On a recent trip to Santa Fe, I saw some beautiful yarn scarves. Unfortunately, they cost $40 each, but they got my creative juices flowing. Well, maybe not flowing, but trickling — they looked SO easy to make!
Browsing through the Hobby Lobby yarn aisle, I had three criteria for yarn selection:
1. In the same color family.
2. A little funky, not just regular yarn.
3. Cheap — I didn’t want to spend a lot in an experiment that might be a failure.
I found two interesting red yarns on clearance, and I happened to have at home another ball of red yarn that I’d purchased on sale at Tuesday Morning. One yarn was called Riot Eyelash, and it was ‘hairy.’ Another, called Chrysalis, was about a half-inch flat ribbon, but it stretched out width-wise as netting. The third was woven into thick and thin spots, with some black yarn threaded through.
I sat on the floor and stretched out sections of each yarn, cutting them into pieces about six feet long. I didn’t measure; I simply pulled the yarn from outstretched arm to opposite shoulder (about three feet) twice. I didn’t count the pieces I made, but I probably did about a dozen of each kind.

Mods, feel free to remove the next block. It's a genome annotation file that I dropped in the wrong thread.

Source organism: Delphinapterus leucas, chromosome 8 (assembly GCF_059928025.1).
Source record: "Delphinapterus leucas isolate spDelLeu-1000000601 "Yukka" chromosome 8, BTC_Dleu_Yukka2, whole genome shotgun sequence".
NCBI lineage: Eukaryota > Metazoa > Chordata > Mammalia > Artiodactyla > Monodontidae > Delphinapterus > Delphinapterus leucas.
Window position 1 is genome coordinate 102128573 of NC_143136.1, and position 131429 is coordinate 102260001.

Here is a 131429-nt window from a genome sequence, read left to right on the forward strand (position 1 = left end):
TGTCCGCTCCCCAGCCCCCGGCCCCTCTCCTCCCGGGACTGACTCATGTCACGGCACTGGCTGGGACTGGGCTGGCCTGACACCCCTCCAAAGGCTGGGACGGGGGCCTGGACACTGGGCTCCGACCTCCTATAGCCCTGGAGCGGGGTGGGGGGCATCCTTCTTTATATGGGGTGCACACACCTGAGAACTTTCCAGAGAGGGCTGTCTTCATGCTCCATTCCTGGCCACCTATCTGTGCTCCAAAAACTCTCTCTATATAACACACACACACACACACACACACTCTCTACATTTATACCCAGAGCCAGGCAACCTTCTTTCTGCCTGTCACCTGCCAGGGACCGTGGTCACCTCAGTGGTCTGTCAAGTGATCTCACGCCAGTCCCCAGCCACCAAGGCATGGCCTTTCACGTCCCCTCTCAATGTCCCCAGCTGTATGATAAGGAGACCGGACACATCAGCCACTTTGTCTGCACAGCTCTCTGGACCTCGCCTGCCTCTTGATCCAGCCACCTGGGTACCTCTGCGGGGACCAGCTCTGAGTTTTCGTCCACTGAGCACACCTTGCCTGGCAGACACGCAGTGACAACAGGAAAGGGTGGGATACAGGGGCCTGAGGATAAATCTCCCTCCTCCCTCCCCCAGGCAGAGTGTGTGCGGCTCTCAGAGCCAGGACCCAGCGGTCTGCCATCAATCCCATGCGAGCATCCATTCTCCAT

The challenging part was to straighten out all the yarn pieces, which I did by hanging them over the back of a living room chair. I decided I needed a few more pieces, so I cut about another half dozen strips of the hairy yarn. I then brought the pile to the kitchen to hang off the back of a barstool. I needed to play with the hang of the yarn to ensure that I selected the center of the soon-to-be scarf.
I cut a short piece of one of the yarns (about twelve inches), tied it around the center, wrapped the yarn around the knot a few times, then tied it again, and then trimmed the ends. That’s it. All done.
I spent less than $15 total on my clearance yarns, and I probably have enough yarn left over to make two more scarves. That’d make each scarf cost a whopping $5.00 — quite a savings from the $40 original!
I do foresee a problem, though. Tangles. With the flowing pieces of yarn, I’m not sure yet how easy it will be to keep knots out of the scarf. I finger-combed the strands before I put the scarf on and before I hung it in my closet. Hopefully, that will be all the maintanence it needs!